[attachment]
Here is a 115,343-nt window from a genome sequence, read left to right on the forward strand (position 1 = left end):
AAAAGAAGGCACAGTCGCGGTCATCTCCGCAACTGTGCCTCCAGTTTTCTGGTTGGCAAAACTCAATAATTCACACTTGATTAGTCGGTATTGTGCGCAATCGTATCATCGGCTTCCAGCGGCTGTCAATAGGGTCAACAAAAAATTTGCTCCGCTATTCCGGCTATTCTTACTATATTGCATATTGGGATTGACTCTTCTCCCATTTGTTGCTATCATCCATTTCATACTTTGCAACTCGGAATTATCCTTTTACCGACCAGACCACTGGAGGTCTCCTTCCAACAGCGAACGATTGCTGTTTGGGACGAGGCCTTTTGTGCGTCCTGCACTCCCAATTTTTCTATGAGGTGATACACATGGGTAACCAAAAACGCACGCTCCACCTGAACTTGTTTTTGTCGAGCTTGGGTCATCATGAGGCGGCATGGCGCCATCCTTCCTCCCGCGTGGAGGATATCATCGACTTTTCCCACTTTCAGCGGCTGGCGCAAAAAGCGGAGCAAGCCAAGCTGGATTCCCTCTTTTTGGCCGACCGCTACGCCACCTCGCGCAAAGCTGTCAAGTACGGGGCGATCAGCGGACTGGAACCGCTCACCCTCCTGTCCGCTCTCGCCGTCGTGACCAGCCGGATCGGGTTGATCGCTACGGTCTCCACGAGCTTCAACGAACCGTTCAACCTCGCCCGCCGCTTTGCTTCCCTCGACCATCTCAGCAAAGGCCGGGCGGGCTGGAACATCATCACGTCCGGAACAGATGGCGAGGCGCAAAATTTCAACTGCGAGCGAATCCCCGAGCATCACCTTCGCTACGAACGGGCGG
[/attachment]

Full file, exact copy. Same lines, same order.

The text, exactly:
Here is a 115,343-nt window from a genome sequence, read left to right on the forward strand (position 1 = left end):
AAAAGAAGGCACAGTCGCGGTCATCTCCGCAACTGTGCCTCCAGTTTTCTGGTTGGCAAAACTCAATAATTCACACTTGATTAGTCGGTATTGTGCGCAATCGTATCATCGGCTTCCAGCGGCTGTCAATAGGGTCAACAAAAAATTTGCTCCGCTATTCCGGCTATTCTTACTATATTGCATATTGGGATTGACTCTTCTCCCATTTGTTGCTATCATCCATTTCATACTTTGCAACTCGGAATTATCCTTTTACCGACCAGACCACTGGAGGTCTCCTTCCAACAGCGAACGATTGCTGTTTGGGACGAGGCCTTTTGTGCGTCCTGCACTCCCAATTTTTCTATGAGGTGATACACATGGGTAACCAAAAACGCACGCTCCACCTGAACTTGTTTTTGTCGAGCTTGGGTCATCATGAGGCGGCATGGCGCCATCCTTCCTCCCGCGTGGAGGATATCATCGACTTTTCCCACTTTCAGCGGCTGGCGCAAAAAGCGGAGCAAGCCAAGCTGGATTCCCTCTTTTTGGCCGACCGCTACGCCACCTCGCGCAAAGCTGTCAAGTACGGGGCGATCAGCGGACTGGAACCGCTCACCCTCCTGTCCGCTCTCGCCGTCGTGACCAGCCGGATCGGGTTGATCGCTACGGTCTCCACGAGCTTCAACGAACCGTTCAACCTCGCCCGCCGCTTTGCTTCCCTCGACCATCTCAGCAAAGGCCGGGCGGGCTGGAACATCATCACGTCCGGAACAGATGGCGAGGCGCAAAATTTCAACTGCGAGCGAATCCCCGAGCATCACCTTCGCTACGAACGGGCGG